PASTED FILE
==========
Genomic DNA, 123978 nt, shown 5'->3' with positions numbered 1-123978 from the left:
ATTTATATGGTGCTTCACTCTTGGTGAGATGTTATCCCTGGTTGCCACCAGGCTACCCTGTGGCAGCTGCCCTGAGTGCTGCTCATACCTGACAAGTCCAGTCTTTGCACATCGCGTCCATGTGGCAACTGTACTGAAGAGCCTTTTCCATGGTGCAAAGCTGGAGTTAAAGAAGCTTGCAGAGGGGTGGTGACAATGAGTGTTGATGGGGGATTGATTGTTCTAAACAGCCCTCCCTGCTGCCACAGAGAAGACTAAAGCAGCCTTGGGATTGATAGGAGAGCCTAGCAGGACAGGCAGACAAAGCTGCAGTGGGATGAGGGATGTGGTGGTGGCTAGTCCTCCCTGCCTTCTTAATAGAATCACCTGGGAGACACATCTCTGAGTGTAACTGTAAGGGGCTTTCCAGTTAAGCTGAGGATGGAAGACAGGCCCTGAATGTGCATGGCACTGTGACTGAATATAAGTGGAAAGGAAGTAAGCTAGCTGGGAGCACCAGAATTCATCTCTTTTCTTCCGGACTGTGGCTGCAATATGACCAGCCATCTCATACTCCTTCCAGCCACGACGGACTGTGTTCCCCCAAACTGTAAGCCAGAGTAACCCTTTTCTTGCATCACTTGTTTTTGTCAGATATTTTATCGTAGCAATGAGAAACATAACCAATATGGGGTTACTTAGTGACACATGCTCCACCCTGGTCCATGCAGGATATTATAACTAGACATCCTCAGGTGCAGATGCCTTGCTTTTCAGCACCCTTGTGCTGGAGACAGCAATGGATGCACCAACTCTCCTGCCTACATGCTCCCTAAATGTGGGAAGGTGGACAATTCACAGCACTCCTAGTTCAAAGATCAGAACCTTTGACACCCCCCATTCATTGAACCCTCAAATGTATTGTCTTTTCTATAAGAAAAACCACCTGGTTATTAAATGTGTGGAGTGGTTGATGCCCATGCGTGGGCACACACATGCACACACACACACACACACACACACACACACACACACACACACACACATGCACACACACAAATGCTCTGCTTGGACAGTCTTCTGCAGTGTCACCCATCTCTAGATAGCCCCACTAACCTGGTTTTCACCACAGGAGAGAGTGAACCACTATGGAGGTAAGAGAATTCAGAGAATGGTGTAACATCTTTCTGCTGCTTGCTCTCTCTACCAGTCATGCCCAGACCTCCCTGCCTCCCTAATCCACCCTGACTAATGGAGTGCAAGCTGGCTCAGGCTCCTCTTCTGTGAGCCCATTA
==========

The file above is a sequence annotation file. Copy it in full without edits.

Genomic DNA, 123978 nt, shown 5'->3' with positions numbered 1-123978 from the left:
ATTTATATGGTGCTTCACTCTTGGTGAGATGTTATCCCTGGTTGCCACCAGGCTACCCTGTGGCAGCTGCCCTGAGTGCTGCTCATACCTGACAAGTCCAGTCTTTGCACATCGCGTCCATGTGGCAACTGTACTGAAGAGCCTTTTCCATGGTGCAAAGCTGGAGTTAAAGAAGCTTGCAGAGGGGTGGTGACAATGAGTGTTGATGGGGGATTGATTGTTCTAAACAGCCCTCCCTGCTGCCACAGAGAAGACTAAAGCAGCCTTGGGATTGATAGGAGAGCCTAGCAGGACAGGCAGACAAAGCTGCAGTGGGATGAGGGATGTGGTGGTGGCTAGTCCTCCCTGCCTTCTTAATAGAATCACCTGGGAGACACATCTCTGAGTGTAACTGTAAGGGGCTTTCCAGTTAAGCTGAGGATGGAAGACAGGCCCTGAATGTGCATGGCACTGTGACTGAATATAAGTGGAAAGGAAGTAAGCTAGCTGGGAGCACCAGAATTCATCTCTTTTCTTCCGGACTGTGGCTGCAATATGACCAGCCATCTCATACTCCTTCCAGCCACGACGGACTGTGTTCCCCCAAACTGTAAGCCAGAGTAACCCTTTTCTTGCATCACTTGTTTTTGTCAGATATTTTATCGTAGCAATGAGAAACATAACCAATATGGGGTTACTTAGTGACACATGCTCCACCCTGGTCCATGCAGGATATTATAACTAGACATCCTCAGGTGCAGATGCCTTGCTTTTCAGCACCCTTGTGCTGGAGACAGCAATGGATGCACCAACTCTCCTGCCTACATGCTCCCTAAATGTGGGAAGGTGGACAATTCACAGCACTCCTAGTTCAAAGATCAGAACCTTTGACACCCCCCATTCATTGAACCCTCAAATGTATTGTCTTTTCTATAAGAAAAACCACCTGGTTATTAAATGTGTGGAGTGGTTGATGCCCATGCGTGGGCACACACATGCACACACACACACACACACACACACACACACACACACACACACACACATGCACACACACAAATGCTCTGCTTGGACAGTCTTCTGCAGTGTCACCCATCTCTAGATAGCCCCACTAACCTGGTTTTCACCACAGGAGAGAGTGAACCACTATGGAGGTAAGAGAATTCAGAGAATGGTGTAACATCTTTCTGCTGCTTGCTCTCTCTACCAGTCATGCCCAGACCTCCCTGCCTCCCTAATCCACCCTGACTAATGGAGTGCAAGCTGGCTCAGGCTCCTCTTCTGTGAGCCCATTA